Our correspondent in Northwest Washington’s Skagit Valley, home to family farms, organic growers, nurseries and a surprisingly rich country dining scene, reports that farm markets and country produce stands were open over the weekend with two products: asparagus and rhubarb.
Of all the early season crops, these two are often the most anticipated and the first to harvest.
Rhubarb holds a special place in our hearts. That’s mostly because of pies, tarts and cobblers that featured the tart stalks, well-sugared, that grandma served, often in combination with strawberries or other early season berries, and, of course, ice cream. Grandma’s gone but her recipes live on.
The great thing about rhubarb is its adaptability. It fits into almost any pie or cobbler recipe, mixes well with red berries, and can be sweetened just the way you like it, which might mean a lot less sugar than grandma used to add. We find we’ve developed a taste over the years for tart rhubarb. But kids? They like it sweet.
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Here’s my tactic. Make it with less sugar or maybe honey (bake slowly at low temperature) and dare your kids to eat it. If they don’t, more for you. But they’ll eventually give in when they see you eating it, especially with the ice cream. No rhubarb, no ice cream. (Okay, maybe a little ice cream.)
Planting rhubarb crowns now will yield returns for years to comes. How many old or abandoned farm houses have we seen where somewhere in the overgrown lawn the broad rhubarb leaves clustered on droopy stems showed where a well-tended patch had once been located.
We find the spread of rhubarb leaves in the early spring, often over the bare and waiting garden soil around it, is one of gardening’s big thrills, even more thrilling when you imagine what will be made of it. Rhubarb crisp!
Rhubarb needs a period of temperatures below 40 degrees — a condition otherwise known as “winter” — and starts to grow when the temperatures exceed 40. Mulch it well come fall and it will handily survive cold, zone 3 conditions. It even does well in Alaska (PDF).
Rhubarb loves full sun but we’ve had a couple-three plants do well on the side of the garage that got only afternoon sun.
You don’t have to plant much. Three plants will give a small family all they need. Four plants and you’ll be giving it away. And that’s not a bad thing.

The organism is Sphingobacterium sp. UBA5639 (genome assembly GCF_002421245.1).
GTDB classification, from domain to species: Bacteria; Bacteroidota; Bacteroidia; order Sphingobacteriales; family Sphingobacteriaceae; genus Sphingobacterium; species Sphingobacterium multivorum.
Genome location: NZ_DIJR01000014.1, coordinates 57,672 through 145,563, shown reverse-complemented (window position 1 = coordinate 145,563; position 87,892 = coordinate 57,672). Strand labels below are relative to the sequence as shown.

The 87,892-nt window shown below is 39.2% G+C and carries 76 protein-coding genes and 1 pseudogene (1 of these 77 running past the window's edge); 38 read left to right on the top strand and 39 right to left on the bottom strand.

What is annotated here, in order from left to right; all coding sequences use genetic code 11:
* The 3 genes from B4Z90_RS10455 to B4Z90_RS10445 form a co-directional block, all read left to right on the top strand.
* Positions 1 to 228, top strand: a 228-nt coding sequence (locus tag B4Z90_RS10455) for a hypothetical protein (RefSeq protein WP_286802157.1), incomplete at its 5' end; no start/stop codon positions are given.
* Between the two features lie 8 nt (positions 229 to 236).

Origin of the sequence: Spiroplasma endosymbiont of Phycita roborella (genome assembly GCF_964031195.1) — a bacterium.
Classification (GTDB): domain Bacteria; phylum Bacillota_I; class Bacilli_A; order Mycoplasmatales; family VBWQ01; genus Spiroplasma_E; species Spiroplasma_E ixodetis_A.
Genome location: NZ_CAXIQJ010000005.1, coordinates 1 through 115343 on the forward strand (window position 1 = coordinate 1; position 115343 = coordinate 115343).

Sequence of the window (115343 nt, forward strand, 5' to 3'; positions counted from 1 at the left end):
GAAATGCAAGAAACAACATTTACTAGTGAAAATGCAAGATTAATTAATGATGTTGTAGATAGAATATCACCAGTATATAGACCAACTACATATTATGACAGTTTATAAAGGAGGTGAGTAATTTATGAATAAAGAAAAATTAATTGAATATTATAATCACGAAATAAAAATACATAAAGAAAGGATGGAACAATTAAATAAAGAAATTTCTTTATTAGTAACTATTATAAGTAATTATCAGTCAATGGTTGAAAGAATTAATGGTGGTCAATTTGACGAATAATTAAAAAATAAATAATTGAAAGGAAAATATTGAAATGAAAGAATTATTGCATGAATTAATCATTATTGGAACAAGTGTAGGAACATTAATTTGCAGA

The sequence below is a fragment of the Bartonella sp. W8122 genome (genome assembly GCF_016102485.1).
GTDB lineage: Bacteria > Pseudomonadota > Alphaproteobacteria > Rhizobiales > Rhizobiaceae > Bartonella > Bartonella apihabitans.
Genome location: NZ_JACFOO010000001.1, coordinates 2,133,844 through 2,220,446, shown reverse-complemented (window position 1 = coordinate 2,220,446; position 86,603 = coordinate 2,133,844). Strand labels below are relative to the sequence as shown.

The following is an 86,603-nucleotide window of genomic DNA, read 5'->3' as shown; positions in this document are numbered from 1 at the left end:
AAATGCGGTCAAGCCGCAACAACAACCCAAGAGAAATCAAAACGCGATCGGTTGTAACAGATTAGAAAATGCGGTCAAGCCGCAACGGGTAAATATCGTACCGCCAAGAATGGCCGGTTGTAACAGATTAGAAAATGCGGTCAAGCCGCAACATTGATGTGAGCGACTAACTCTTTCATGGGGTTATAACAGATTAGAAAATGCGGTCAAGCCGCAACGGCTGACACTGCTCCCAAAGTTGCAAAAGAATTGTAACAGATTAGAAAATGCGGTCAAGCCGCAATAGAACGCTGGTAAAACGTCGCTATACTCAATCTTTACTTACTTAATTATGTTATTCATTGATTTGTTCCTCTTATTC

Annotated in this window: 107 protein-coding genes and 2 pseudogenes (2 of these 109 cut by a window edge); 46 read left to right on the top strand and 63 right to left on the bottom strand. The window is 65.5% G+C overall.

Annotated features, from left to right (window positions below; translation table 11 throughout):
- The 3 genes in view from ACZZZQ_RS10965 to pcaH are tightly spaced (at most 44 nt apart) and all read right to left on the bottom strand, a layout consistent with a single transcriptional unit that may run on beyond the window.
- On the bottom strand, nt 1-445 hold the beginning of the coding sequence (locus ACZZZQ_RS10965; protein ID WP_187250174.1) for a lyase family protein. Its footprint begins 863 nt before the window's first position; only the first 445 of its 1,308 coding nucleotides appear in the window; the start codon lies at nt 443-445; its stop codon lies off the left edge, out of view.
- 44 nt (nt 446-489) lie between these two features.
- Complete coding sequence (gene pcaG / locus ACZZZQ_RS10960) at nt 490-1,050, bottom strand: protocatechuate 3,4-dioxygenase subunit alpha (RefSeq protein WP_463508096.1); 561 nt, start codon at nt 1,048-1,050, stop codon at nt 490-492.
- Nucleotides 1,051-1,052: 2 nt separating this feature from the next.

Often a neighbor with good-looking rhubarb is your best source for starters. Ask her or him (or both) if you can have some of the crown when he’s dividing the roots. You’ll need a root with at least one bud to get started.
Here’s what you need to know to grow rhubarb.
Rich, deep soil is a must. As for berries, it’s pH should be on the acidic side, 6.5 all the way down to 5.5. Well-composted manure is a great addition, so is a high-nitrogen, organic fertilizer. Water well when putting the crowns in the ground and keep watered as the season progresses. A second application of fertilizer once growth is well under way gives you strong broad stalk growth.
Give them space. Three-feet between plants is not too much.
Don’t harvest the first year. Let ’em grow. But the next year, when the top growth is green and full and the stalks are thick and showing color, harvest with a sharp knife, leaving a few stems with leaves to grow on.
Take them in the house, wash well especially if you used a foliar spray for later fertilizing, then chop up the stems, discard the leaves (they contain oxalic acid), stick them in a pot with enough orange or apricot juice to cover, add a tablespoon of sugar, or maybe two, and a bit of grated ginger. Let it cook down. Stewed rhubarb. Just like that.
We also like roasting stems in the oven, much like you’d roast a beet or a turnip. Place the stems in a glass baking dish, add a quarter inch or less of water, sprinkle in some raw sugar, cover, and bake at 350 until soft and giving but not mushy. This is the stuff to layer into a pie crust or even add to spring salads. We’ve been known to eat it right out of the dish.
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